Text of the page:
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This question is interesting, because it seems to focus alone on the positive achievements of Achilles, which is slightly difficult, as he is a character who throughout this text is associated with mighty deeds and with military prowess, but at the same time every deed is also linked to his immaturity and temper and his inability to control his emotions. This is something that is highlighted at the very beginning of the text as a whole, when the narrator says many men died at the hands of Achilles:

Sing, O goddess, the anger of Achilles son of Peleus, that brought countless ills upon the Achaeans. Many a brave soul did it send hurrying down to Hades, and many a hero did it yield a prey to dogs and vultures, for so were the counsels of Jove fulfilled from the day on which the son of Atreus, king of men, and great Achilles, first fell out with one another.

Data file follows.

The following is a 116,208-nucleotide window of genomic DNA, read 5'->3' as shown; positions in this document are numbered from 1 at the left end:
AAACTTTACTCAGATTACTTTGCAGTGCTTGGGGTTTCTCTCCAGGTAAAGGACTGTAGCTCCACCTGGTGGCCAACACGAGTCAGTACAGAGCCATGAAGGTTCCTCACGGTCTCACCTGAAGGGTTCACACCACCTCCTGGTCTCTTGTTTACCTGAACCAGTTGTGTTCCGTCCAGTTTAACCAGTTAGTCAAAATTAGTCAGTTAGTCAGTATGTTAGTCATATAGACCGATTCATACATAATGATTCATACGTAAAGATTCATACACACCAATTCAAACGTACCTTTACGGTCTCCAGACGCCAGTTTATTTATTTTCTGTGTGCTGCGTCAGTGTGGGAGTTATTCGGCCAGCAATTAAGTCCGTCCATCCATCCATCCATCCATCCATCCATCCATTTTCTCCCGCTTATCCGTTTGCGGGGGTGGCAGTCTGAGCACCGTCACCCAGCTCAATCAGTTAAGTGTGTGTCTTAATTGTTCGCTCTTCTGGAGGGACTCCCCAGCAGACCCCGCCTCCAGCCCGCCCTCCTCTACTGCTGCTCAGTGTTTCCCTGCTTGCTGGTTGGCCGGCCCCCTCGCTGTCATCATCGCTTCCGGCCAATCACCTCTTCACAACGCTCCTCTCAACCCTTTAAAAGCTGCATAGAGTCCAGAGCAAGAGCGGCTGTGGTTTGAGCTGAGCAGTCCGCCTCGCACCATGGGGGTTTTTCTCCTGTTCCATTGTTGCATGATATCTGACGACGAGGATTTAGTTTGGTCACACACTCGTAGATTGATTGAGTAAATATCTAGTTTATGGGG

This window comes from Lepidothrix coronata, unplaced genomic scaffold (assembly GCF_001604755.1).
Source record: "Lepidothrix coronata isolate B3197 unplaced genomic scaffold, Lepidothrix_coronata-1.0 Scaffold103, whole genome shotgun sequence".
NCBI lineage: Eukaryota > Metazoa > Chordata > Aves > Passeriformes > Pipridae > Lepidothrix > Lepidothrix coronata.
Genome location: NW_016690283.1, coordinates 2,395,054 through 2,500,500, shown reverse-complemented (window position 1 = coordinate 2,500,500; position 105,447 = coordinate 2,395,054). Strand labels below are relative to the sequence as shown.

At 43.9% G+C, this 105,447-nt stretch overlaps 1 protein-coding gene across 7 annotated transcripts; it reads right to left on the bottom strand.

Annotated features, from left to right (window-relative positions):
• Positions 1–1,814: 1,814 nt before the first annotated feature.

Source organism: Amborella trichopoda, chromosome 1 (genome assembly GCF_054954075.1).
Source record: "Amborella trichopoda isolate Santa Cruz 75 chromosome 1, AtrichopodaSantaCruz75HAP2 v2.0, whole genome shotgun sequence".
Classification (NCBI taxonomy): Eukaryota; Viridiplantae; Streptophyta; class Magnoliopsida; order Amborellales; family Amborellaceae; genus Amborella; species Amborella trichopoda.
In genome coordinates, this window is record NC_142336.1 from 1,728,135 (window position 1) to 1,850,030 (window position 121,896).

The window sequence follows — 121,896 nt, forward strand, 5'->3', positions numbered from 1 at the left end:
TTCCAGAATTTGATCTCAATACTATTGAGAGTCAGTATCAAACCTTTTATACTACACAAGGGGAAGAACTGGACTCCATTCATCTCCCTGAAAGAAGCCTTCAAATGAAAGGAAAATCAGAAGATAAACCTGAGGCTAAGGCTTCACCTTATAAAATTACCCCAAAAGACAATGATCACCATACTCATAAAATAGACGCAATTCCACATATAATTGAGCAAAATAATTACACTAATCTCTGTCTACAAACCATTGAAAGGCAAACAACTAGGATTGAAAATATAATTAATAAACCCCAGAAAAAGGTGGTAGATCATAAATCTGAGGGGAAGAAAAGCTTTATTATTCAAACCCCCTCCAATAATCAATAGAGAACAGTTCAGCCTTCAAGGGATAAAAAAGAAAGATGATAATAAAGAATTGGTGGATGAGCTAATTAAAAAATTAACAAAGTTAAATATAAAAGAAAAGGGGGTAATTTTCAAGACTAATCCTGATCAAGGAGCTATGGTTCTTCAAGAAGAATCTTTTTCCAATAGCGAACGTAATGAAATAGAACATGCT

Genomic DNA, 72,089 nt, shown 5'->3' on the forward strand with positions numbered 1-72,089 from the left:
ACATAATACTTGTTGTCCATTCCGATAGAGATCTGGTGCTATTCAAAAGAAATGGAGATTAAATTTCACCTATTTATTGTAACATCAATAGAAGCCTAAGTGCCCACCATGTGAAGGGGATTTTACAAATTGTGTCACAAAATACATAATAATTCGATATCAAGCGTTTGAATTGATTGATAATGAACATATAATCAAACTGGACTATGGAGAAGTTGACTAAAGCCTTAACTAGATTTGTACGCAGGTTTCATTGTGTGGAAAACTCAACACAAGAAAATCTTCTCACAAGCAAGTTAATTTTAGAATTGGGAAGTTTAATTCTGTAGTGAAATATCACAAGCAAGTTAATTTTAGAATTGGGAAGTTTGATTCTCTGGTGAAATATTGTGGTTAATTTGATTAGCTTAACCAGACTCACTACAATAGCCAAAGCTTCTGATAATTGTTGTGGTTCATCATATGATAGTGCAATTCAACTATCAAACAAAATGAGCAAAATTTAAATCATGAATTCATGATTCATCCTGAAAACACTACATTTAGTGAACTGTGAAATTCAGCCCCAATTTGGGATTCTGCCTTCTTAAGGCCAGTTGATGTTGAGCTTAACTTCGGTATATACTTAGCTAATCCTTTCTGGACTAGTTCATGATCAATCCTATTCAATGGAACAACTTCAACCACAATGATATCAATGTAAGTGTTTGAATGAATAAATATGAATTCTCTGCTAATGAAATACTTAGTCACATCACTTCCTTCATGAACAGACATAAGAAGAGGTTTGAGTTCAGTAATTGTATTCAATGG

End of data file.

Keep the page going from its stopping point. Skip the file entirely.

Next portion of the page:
Achilles simply isn't praised for his exploits in this poem, as this quote indicates. His military skill as a warrior is only said to result in "countless ills" for the Achaeans, and the death of "brave souls" and the slaughtering of heroes who were turned into carrion as a result. So, although the poem does testify to his skill and prowess, and these events are highlighted through his killing of Hector, and the way he confronts the river Xanthus, at each point these exploits are reported in such a way that indicates his negative aspects. For example, after defeating Hector in battle, Achilles deliberately desecrates his body in front of the Trojans. In fact, in the text, Hector is compared with Achilles in a way that makes him appear much better and more noble than the somewhat petty figure of Achilles. 

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